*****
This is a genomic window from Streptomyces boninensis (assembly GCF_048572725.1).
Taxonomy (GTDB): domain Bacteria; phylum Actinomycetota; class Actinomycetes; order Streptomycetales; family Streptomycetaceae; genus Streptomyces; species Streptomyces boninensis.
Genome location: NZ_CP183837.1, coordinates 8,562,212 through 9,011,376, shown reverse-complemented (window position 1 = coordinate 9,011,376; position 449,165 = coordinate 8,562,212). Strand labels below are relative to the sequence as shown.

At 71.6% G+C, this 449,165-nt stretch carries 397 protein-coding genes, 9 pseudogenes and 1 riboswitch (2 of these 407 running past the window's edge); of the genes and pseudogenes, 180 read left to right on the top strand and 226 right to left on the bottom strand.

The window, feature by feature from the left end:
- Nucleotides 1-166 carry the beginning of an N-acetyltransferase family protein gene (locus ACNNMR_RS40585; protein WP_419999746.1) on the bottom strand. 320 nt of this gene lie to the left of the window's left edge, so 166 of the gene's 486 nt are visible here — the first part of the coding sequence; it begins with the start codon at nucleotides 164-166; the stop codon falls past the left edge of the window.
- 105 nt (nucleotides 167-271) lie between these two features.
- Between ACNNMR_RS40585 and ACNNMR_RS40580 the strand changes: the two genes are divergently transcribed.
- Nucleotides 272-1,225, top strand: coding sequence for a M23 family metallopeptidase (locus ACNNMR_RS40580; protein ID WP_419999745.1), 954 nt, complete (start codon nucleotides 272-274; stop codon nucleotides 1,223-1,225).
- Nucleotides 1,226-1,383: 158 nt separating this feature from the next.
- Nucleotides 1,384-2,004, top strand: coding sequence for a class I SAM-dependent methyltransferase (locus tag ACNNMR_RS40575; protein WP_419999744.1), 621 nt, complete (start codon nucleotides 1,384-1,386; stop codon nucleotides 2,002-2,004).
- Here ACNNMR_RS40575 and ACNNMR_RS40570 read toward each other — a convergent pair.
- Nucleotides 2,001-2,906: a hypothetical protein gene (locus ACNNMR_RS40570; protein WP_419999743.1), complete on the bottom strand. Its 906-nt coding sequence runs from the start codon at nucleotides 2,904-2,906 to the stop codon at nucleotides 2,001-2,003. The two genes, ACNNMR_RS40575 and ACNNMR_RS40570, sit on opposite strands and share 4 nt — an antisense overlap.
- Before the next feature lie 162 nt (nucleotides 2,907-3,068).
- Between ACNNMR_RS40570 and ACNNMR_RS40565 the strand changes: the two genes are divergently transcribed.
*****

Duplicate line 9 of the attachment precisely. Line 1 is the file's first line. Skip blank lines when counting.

- Nucleotides 272-1,225, top strand: coding sequence for a M23 family metallopeptidase (locus ACNNMR_RS40580; protein ID WP_419999745.1), 954 nt, complete (start codon nucleotides 272-274; stop codon nucleotides 1,223-1,225).